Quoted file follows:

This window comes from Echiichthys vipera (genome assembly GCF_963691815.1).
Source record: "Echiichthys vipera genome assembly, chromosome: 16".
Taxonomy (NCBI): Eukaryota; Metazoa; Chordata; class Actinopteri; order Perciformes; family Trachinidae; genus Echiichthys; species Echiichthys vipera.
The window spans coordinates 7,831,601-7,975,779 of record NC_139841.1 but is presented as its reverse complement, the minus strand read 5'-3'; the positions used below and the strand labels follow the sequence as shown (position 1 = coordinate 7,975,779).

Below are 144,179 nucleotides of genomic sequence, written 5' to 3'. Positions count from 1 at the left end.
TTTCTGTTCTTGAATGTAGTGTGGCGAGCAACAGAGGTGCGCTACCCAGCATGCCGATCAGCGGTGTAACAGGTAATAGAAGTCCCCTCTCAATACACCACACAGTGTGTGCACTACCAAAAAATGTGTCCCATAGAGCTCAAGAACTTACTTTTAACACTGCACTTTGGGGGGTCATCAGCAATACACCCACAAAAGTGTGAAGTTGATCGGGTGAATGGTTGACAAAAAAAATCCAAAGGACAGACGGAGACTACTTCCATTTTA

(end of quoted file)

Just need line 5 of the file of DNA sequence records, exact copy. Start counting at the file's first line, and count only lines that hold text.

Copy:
Below are 144,179 nucleotides of genomic sequence, written 5' to 3'. Positions count from 1 at the left end.